Examples of hashtags:

#twitter

#geektechstuff

#digitaleagles

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What’s a reply?

The speech bubble allows you to reply to another tweet, if it is your tweet and the reply has a number next to it then this means that another Twitter user has replied back to your tweet.

What’s a retweet?

The double arrows allow you to retweet another users tweet. A retweet is a method to share another users tweet with your followers. Make sure you agree with what the tweet says retweeting though, after all you are sharing its message with your followers.

The number next to the double arrows tells you how many times a tweet has been retweeted.

What’s the heart for?

The heart is used to favourite a tweet. This can be used to say “I like that tweet”. Again, the number next to the heart indicates how many times a tweet has been liked.

What’s a direct message?

Direct messages are messages between 2 twitter users (and recorded by Twitter). It is used mainly to discuss private topics.

Notifications

When ever another Twitter user mentions your @ name, retweets one of your tweets, favourites one of your tweets, replies to one of your tweets or direct messages you, Twitter will send you a notification of the event.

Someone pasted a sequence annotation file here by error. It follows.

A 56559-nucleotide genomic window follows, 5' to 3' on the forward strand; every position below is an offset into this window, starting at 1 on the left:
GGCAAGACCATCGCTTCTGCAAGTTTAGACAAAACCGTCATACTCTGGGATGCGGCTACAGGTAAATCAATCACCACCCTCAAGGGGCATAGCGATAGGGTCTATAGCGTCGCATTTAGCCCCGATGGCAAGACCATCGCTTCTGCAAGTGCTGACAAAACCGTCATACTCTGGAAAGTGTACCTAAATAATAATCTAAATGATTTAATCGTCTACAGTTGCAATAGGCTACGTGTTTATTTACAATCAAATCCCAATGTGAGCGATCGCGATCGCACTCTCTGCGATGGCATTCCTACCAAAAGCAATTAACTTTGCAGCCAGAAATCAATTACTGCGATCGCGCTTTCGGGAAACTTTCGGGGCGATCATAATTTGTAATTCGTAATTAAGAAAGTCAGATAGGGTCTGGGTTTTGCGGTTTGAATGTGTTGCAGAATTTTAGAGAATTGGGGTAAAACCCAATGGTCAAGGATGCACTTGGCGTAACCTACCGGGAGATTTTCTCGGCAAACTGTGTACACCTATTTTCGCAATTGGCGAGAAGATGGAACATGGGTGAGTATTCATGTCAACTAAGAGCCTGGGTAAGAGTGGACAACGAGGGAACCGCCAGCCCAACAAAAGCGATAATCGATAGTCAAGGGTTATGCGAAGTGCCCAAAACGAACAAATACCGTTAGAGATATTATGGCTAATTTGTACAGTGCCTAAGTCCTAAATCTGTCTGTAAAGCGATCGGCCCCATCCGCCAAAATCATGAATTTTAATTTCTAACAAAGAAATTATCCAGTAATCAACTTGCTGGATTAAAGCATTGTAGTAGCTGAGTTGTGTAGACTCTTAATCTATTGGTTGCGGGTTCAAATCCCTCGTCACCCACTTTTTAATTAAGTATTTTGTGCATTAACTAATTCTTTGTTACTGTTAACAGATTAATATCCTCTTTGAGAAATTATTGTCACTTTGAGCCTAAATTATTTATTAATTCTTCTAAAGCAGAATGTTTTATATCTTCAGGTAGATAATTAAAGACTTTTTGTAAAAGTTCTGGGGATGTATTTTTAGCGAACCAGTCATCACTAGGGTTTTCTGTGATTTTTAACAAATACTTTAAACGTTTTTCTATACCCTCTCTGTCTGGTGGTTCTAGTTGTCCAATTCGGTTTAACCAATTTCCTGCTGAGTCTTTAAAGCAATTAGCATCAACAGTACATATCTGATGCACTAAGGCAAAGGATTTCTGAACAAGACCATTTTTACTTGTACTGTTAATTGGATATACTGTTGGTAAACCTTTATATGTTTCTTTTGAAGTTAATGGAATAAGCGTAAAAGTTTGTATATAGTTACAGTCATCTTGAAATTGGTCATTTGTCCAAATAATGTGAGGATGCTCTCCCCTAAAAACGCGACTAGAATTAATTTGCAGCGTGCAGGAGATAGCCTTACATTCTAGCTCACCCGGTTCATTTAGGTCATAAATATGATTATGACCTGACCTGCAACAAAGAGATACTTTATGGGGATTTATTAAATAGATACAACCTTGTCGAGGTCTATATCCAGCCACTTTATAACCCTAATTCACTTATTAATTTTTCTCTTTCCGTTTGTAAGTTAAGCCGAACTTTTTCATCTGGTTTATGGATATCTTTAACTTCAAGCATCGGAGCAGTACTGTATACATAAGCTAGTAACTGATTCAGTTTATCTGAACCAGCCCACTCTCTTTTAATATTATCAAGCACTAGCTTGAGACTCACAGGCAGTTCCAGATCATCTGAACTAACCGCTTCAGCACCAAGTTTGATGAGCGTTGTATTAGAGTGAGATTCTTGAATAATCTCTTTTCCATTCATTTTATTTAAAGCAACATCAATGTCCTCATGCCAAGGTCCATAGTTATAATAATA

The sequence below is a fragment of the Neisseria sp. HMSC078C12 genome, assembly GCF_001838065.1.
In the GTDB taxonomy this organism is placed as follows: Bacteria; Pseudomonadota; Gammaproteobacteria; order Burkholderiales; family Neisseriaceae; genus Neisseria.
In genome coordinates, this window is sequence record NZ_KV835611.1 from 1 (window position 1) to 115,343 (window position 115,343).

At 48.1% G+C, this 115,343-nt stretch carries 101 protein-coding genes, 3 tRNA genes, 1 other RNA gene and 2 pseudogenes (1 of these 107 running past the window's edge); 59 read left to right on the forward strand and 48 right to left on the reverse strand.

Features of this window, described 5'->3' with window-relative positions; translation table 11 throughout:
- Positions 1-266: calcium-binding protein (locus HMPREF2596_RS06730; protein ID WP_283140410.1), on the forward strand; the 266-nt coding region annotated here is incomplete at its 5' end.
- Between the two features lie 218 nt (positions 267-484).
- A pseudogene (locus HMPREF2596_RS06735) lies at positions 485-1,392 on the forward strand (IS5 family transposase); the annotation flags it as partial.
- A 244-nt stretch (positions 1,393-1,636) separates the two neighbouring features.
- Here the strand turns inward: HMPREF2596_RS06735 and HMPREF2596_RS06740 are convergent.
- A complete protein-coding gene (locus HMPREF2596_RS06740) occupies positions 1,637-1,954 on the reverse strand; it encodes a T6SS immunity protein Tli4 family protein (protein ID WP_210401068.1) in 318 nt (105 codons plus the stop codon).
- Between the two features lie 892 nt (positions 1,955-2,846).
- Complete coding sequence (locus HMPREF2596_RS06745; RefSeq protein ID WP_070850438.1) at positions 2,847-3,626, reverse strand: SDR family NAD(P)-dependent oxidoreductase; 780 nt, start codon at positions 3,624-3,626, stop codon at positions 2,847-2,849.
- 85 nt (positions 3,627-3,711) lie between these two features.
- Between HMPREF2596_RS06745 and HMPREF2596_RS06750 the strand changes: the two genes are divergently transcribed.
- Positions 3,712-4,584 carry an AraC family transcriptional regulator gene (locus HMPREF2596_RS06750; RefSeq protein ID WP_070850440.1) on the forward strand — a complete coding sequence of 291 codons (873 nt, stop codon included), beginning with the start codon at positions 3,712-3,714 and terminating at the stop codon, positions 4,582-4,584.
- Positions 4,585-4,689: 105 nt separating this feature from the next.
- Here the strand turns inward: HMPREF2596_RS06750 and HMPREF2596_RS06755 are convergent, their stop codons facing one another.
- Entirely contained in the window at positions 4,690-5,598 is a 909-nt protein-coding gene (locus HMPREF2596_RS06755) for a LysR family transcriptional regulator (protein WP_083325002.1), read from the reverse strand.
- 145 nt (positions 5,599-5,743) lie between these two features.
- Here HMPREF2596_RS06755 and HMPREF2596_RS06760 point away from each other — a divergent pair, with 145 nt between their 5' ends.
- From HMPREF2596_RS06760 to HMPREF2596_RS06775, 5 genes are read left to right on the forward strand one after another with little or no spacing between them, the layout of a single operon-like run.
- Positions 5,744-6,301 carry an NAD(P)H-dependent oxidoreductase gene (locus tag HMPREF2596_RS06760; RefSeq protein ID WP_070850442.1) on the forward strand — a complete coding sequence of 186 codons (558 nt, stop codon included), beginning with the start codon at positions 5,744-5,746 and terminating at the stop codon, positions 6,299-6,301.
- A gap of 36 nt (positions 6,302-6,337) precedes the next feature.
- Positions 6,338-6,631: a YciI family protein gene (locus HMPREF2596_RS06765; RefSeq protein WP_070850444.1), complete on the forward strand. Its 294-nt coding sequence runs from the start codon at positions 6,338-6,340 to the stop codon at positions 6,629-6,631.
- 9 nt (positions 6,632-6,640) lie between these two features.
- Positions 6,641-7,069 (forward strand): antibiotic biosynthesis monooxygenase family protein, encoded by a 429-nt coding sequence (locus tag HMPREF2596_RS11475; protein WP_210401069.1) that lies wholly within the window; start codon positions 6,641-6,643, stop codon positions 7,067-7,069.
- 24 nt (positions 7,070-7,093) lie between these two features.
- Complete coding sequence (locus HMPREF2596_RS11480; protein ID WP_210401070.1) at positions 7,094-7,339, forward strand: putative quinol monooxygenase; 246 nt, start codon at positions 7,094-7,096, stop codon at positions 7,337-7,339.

Trolls and spam bots

Sadly trolls and spam bots exist on Twitter (and other social media networks). A troll is someone that is looking to cause hurt or pain by posting nasty tweets, calling other people horrible names or bullying people. If a Twitter account starts to troll you, then block the account . Do not reply to the troll, this is known as “feeding the troll” and generally just encourages them to troll more. If the trolling/bullying continues then please visit https://www.bullying.co.uk/cyberbullying/what-is-cyberbullying/ for guidance.

Spam bots are generally Twitter accounts set up just to send rubbish tweets trying to sell merchandise/services or scam users out of money – a lot like cold calls to your phone number. If one starts to follow you or tweet you either ignore it or block it. Twitter does remove spam bot accounts if they find them.